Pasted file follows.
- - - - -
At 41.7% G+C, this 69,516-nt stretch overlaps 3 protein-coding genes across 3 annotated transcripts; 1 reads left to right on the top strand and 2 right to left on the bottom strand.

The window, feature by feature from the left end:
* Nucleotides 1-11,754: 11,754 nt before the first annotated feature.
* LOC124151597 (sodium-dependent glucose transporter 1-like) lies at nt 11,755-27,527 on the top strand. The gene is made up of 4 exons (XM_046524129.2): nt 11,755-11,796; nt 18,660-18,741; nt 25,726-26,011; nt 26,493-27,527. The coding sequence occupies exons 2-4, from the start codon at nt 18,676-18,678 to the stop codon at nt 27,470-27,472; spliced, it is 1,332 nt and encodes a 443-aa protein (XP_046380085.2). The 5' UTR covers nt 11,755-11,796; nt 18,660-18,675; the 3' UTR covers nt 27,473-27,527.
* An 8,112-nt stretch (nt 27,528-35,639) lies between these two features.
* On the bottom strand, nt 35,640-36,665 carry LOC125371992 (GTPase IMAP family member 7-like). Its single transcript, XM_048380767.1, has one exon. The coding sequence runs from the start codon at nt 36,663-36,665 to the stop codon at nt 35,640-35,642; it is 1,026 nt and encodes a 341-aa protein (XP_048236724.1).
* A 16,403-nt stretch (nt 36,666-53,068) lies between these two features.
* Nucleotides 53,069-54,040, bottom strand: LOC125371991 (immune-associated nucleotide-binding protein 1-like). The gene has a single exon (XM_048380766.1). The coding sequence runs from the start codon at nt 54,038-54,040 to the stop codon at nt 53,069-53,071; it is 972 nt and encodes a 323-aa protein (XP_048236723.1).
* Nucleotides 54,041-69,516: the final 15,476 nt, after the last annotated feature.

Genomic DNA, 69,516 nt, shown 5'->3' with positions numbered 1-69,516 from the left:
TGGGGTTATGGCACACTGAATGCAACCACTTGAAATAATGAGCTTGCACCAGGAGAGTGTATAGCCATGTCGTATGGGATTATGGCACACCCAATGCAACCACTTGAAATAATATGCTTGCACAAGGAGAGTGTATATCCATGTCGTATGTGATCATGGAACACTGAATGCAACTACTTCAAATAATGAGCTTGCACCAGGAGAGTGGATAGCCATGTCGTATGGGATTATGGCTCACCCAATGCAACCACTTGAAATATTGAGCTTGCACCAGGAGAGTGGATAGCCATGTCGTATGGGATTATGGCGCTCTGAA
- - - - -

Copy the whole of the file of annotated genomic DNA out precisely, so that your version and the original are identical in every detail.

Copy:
At 41.7% G+C, this 69,516-nt stretch overlaps 3 protein-coding genes across 3 annotated transcripts; 1 reads left to right on the top strand and 2 right to left on the bottom strand.

The window, feature by feature from the left end:
* Nucleotides 1-11,754: 11,754 nt before the first annotated feature.
* LOC124151597 (sodium-dependent glucose transporter 1-like) lies at nt 11,755-27,527 on the top strand. The gene is made up of 4 exons (XM_046524129.2): nt 11,755-11,796; nt 18,660-18,741; nt 25,726-26,011; nt 26,493-27,527. The coding sequence occupies exons 2-4, from the start codon at nt 18,676-18,678 to the stop codon at nt 27,470-27,472; spliced, it is 1,332 nt and encodes a 443-aa protein (XP_046380085.2). The 5' UTR covers nt 11,755-11,796; nt 18,660-18,675; the 3' UTR covers nt 27,473-27,527.
* An 8,112-nt stretch (nt 27,528-35,639) lies between these two features.
* On the bottom strand, nt 35,640-36,665 carry LOC125371992 (GTPase IMAP family member 7-like). Its single transcript, XM_048380767.1, has one exon. The coding sequence runs from the start codon at nt 36,663-36,665 to the stop codon at nt 35,640-35,642; it is 1,026 nt and encodes a 341-aa protein (XP_048236724.1).
* A 16,403-nt stretch (nt 36,666-53,068) lies between these two features.
* Nucleotides 53,069-54,040, bottom strand: LOC125371991 (immune-associated nucleotide-binding protein 1-like). The gene has a single exon (XM_048380766.1). The coding sequence runs from the start codon at nt 54,038-54,040 to the stop codon at nt 53,069-53,071; it is 972 nt and encodes a 323-aa protein (XP_048236723.1).
* Nucleotides 54,041-69,516: the final 15,476 nt, after the last annotated feature.

Genomic DNA, 69,516 nt, shown 5'->3' with positions numbered 1-69,516 from the left:
TGGGGTTATGGCACACTGAATGCAACCACTTGAAATAATGAGCTTGCACCAGGAGAGTGTATAGCCATGTCGTATGGGATTATGGCACACCCAATGCAACCACTTGAAATAATATGCTTGCACAAGGAGAGTGTATATCCATGTCGTATGTGATCATGGAACACTGAATGCAACTACTTCAAATAATGAGCTTGCACCAGGAGAGTGGATAGCCATGTCGTATGGGATTATGGCTCACCCAATGCAACCACTTGAAATATTGAGCTTGCACCAGGAGAGTGGATAGCCATGTCGTATGGGATTATGGCGCTCTGAA